Other things to see in Alishan include the Sacred Trees, Sister Ponds, and other forest paths. Alishan National Scenic Area is actually really small, so you can see almost everything on a day trip (although I recommend staying overnight if you can).

To get to Alishan, take a bus from Chiayi. The bus ride is about 2 hours, but you’re climbing up into the mountains the whole time, so it’s a really, really pretty ride.

 

So these are my top 3 tips for Taiwan! I know it’s not a perfect list, but hopefully you can build a trip around these places or sprinkle them into plans you’ve already made.

Note: I didn’t include Taipei or Jiufen on this list because anyone who visits Taiwan likely knows about these places already. Plus, Taipei deserves a list of its own.

MONKEYS GOT HATERS TOO

I went into a jungle the next day. By Kaohsiung is a small mountain called Shoushan and it’s a designated national park. I had been there and explored a bit the day before when Taiwan Grandma dropped me off, but I saved the heavy hiking for the next day.

I was very excited to go because there were supposed to be monkeys all up over the place. I’d only ever seen monkeys through glass or in a cage before, so I was excited to see some real ones in real nature. I mean, that’s why people come to Asia, right?

The day before the big hike, I’d looked up how to get there (without Taiwan Grandma scooting me there) and read some reviews of the park. All the reviews said the scenery was amazing, but a lot warned about the monkeys.

I knew monkeys could be a bit crazy (I’ve seen Jumanji), but these reviews said that a single monkey would appear and look all cute, then there would be millions of others surrounding you, their emotionless monkey faces staring you down as they closed in to steal whatever they could from your hands and backpack. I imagined their little monkey fingers touching me and pulling at me and bossing me around like the kindergartners I teach, which made me nervous about going into the jungle alone.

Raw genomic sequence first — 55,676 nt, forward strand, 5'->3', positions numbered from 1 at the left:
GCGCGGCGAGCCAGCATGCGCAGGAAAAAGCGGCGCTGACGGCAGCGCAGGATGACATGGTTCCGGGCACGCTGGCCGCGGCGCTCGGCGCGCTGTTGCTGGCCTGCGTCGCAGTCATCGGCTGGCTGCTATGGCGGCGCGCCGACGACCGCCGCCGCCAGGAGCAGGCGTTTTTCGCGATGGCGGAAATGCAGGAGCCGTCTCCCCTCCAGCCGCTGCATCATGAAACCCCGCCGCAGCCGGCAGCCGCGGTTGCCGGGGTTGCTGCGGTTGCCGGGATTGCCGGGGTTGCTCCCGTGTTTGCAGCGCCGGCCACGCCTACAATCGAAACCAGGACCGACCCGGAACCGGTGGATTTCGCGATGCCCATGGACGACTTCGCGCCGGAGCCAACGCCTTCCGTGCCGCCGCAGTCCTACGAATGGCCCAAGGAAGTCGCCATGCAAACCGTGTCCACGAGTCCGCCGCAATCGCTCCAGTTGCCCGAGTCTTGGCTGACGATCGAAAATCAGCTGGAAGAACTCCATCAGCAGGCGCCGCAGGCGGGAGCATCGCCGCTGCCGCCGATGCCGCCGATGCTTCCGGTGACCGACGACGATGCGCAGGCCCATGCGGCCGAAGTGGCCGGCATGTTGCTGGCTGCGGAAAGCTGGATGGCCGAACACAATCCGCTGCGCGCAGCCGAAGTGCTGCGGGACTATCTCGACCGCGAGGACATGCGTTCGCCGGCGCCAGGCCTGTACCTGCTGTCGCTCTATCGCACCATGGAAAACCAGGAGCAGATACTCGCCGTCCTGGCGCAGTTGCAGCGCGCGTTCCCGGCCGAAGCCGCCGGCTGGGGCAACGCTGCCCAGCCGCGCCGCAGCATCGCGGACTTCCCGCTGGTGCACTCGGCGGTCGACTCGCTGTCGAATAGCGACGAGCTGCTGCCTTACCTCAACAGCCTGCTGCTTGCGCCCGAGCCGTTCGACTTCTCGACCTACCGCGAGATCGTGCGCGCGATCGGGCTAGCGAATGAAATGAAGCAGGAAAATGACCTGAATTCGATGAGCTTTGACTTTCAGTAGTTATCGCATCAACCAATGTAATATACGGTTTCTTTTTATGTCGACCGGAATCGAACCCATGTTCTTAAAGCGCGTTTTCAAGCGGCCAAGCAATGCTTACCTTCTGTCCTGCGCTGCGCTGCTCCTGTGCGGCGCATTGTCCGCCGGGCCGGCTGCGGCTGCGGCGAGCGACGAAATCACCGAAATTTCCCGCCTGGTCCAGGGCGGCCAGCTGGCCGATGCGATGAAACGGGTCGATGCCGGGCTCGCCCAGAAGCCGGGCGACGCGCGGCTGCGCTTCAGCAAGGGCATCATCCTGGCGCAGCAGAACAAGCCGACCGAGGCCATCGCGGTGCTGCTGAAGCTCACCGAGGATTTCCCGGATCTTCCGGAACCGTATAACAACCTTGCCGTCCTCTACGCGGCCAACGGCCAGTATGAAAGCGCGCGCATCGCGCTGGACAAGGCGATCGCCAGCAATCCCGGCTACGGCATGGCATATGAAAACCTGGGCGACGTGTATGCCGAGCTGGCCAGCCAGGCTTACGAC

The next morning, I found my way to Shoushan and walked into the jungle. It was 100% covered in trees, the clouds and leaves blocking light from coming in. It was a legit jungle!

shoview

There were a lot of people on the main path, but I took a side trail into what looked like a denser part of the jungle. It was only a couple minutes before I heard rustling in the branches above me and could see monkeys. They were just hanging out in the treetops, chillaxing as branches bobbed up and down in the wind. They didn’t pay much attention to me, but I was still nervous. What if one of them TOUCHED ME ? So I just stood there until a group of Asians walked by, the monkeys not paying attention to them either.

shomonkeyking

After the Asians passed through, I decided it was safe for me to go on. A couple monkeys came out of the bushes, crossing my path as I walked. I watched as they crawled over the path, coming close but not too close. They seemed a little afraid, but not as much as squirrels or birds. More like ducks, I guess.

shomonkey

I made it to the top of the mountain without being touched/jumped on/raped by the monkeys. There were a lot just hanging out in the trees and crawling along the side of the trail. They didn’t beg for food or anything. The pretty much ignored the people and the people ignored them.

shomonkeybutt

So I don’t know what’s up with all these people cyberbullying monkeys. I’m sure they can be cray, but I think that, generally, monkeys are good people.

shostairs
Wooden stairs in Shoushan.
shorockpath
Path through some rocks.